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For a basic installation, you won’t need a lot of tools. This guide explains in clear simple steps on how to Connect Home Speakers To Receivers.
A wire cutter/stripper is essential. A flashlight may come in handy. And you may need a laptop or tablet to read the instructions or watch the how-to videos you’ll find below.
Many receivers don’t come with printed manuals, just links to online documents. But most receivers do come with a short quick-start guide that covers the essential steps to get you up and running.
We have a guide on How To Connect Floor Standing Speakers To Receivers, Can Home Theater Speakers Be Used In A Computer, All You Need To Know About AV Receivers, and also How to connect multiple Bluetooth speakers to Mac and Windows Pc. You will want to check them out.
Before you roll up your sleeves to get started, read the quick-start guide and the tips below. Then make a plan and a shopping list. Your project will go a lot smoother if you have all the parts you need on hand before you begin.
Table of Contents
- 1 How To Connect Home Speakers To Receivers
- 2 Speaker connections
- 3 How to connect your speaker wires to the receiver
- 4 How to connect your powered subwoofer
- 5 Can you listen to the TV speakers when the receiver is turned off?
How To Connect Home Speakers To Receivers
Label your cables and speaker wires
Do you have Crutchfield CableLabels™ or an alternative label-making plan? Labels make it easy to keep track of what goes where. Some day you may want to move or replace your receiver. That’s the day you’ll thank yourself for labeling the cables now.
Where will the receiver go?
Pick a spot that’s well ventilated. Make sure you’ll have easy access to the connections on the back of the receiver.
Do you want your receiver to be heard, but not seen? You’ll learn about installer-friendly entertainment furniture that hides your gear behind closed doors. You’ll also find some ideas about how to conceal your gear in a closet or utility room.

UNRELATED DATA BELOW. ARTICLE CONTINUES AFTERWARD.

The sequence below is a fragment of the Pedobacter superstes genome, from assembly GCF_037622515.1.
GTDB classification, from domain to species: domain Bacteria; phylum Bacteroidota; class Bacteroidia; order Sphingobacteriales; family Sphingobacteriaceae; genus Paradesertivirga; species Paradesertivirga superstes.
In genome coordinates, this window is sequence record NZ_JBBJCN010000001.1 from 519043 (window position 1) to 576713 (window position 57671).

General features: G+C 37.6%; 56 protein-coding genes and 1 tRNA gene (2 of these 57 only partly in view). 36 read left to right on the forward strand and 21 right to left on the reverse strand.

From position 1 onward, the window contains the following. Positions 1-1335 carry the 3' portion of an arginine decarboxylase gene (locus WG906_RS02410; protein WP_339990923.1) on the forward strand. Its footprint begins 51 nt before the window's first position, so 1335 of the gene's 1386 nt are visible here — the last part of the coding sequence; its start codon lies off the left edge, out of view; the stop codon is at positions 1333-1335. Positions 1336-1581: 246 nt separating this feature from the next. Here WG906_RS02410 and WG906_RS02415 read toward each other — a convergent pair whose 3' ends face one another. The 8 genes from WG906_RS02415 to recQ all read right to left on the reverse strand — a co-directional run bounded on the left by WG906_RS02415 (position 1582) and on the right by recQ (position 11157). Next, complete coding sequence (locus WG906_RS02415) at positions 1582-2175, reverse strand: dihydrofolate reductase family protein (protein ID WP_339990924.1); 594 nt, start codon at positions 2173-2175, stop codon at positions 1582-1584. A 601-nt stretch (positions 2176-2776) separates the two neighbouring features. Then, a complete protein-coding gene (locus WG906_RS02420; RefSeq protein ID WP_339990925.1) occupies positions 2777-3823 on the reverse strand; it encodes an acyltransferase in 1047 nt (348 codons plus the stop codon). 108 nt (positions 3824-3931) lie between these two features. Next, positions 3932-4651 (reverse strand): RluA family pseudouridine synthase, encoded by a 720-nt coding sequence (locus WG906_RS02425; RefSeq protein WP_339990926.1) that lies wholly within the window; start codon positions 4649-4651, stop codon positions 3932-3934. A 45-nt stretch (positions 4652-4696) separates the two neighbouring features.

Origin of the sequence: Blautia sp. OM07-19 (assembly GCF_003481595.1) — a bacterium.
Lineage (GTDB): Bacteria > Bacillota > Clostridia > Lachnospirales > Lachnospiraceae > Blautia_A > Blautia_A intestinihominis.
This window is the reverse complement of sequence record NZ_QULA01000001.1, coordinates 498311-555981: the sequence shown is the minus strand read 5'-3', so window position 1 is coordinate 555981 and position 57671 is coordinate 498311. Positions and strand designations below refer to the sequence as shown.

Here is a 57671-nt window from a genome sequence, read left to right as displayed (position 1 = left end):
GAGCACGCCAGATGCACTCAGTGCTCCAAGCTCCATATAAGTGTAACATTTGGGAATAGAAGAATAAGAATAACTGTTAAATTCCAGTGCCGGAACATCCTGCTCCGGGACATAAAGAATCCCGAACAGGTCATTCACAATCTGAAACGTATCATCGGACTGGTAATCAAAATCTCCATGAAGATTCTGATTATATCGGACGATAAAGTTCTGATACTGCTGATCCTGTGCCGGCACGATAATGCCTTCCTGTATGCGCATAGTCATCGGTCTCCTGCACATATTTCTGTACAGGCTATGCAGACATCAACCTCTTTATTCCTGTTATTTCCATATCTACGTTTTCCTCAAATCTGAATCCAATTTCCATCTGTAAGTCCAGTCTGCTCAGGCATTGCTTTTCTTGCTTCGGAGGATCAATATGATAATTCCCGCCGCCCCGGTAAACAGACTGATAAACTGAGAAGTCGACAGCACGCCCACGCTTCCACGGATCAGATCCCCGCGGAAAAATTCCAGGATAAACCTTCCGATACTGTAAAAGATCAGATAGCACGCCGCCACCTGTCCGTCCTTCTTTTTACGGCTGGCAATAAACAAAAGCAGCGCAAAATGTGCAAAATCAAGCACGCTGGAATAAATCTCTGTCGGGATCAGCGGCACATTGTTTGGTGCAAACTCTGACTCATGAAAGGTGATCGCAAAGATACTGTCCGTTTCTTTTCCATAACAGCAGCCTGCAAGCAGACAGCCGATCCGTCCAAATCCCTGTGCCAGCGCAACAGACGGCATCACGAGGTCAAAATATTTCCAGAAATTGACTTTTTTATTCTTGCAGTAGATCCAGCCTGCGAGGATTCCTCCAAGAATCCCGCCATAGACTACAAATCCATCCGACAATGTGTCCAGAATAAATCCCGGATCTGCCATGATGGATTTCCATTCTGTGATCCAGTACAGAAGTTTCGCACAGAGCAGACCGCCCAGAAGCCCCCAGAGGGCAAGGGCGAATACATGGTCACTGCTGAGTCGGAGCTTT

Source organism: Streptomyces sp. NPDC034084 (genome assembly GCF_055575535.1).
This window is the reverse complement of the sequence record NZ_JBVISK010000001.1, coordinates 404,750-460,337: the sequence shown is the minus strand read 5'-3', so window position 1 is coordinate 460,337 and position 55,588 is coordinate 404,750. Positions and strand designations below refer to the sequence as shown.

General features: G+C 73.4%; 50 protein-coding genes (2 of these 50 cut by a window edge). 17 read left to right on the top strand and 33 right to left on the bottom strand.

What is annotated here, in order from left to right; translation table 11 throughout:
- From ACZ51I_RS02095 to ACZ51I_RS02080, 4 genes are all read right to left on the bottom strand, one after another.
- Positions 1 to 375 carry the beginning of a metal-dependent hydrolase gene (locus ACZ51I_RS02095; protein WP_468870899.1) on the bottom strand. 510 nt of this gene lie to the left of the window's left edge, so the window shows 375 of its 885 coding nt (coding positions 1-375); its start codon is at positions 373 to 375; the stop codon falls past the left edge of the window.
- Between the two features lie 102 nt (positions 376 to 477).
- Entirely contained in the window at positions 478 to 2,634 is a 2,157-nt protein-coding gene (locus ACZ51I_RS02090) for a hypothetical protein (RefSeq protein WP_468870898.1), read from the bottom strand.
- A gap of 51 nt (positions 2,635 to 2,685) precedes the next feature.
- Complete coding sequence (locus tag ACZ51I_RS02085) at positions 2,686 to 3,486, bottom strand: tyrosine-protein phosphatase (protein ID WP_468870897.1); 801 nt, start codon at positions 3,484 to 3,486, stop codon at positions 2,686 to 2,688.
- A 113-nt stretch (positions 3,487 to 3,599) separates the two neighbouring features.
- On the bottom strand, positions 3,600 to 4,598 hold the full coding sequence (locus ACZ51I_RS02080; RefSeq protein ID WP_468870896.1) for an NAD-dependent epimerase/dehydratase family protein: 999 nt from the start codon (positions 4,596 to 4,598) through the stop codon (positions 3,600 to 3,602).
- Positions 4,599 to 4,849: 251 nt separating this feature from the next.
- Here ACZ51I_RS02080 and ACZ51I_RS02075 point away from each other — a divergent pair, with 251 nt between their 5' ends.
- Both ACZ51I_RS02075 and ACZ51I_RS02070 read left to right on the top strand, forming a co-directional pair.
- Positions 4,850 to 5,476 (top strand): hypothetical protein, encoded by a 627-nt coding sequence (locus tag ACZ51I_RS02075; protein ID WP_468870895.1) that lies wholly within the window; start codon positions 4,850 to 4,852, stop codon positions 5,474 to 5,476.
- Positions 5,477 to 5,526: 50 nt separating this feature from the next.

Where will the speakers go?
How much speaker wire will you need?
Once you know where your speakers and your receiver are going, you can figure out how much speaker wire you’ll need. Use your tape measure to get a rough idea.
Or use a long piece of string to simulate each wire run, then measure the strings. See some tips in the video below.
Want to hide the rear speaker wires?
What’s the best way to run wires to the rear speakers? You have three main options, two of which are no sweat for DIY installers.
- Buy flat wire for under-the-carpet runs.
- Use raceways (also known as cable tunnels) to hide wires without cutting into your walls.
- Conceal wires behind your walls or baseboards.
- Use flat speaker wire when you want to conceal it behind your baseboard or under your carpeting.
Prepping the speaker wires can be a tedious job, but take your time and do it right. You need secure connections that will stay put for years.
Why do you need speaker wire connectors?
Connecting bare speaker wires to a receiver is a real pain. You’ll be making at least 10 connections in a crowded pack of input jacks. A single stray wire strand could cause a short circuit that shuts down your receiver.
Do yourself a favor and get a bunch of banana speakers (four per speaker wire). A 20 pack will dress both ends of each speaker wire in a 5.1 speaker system.
How to put the connectors on your speaker wires
- Split the wire down the center
- Trim insulation from the wire ends
- Attach the connectors, as shown in the video below.
Make sure you match the colors on the connectors (usually black and red) to the colors or markings on each side of your speaker wire. It’s important to be consistent so you maintain the proper polarity. For more tips, watch the video below.
How to connect your speaker wires to the receiver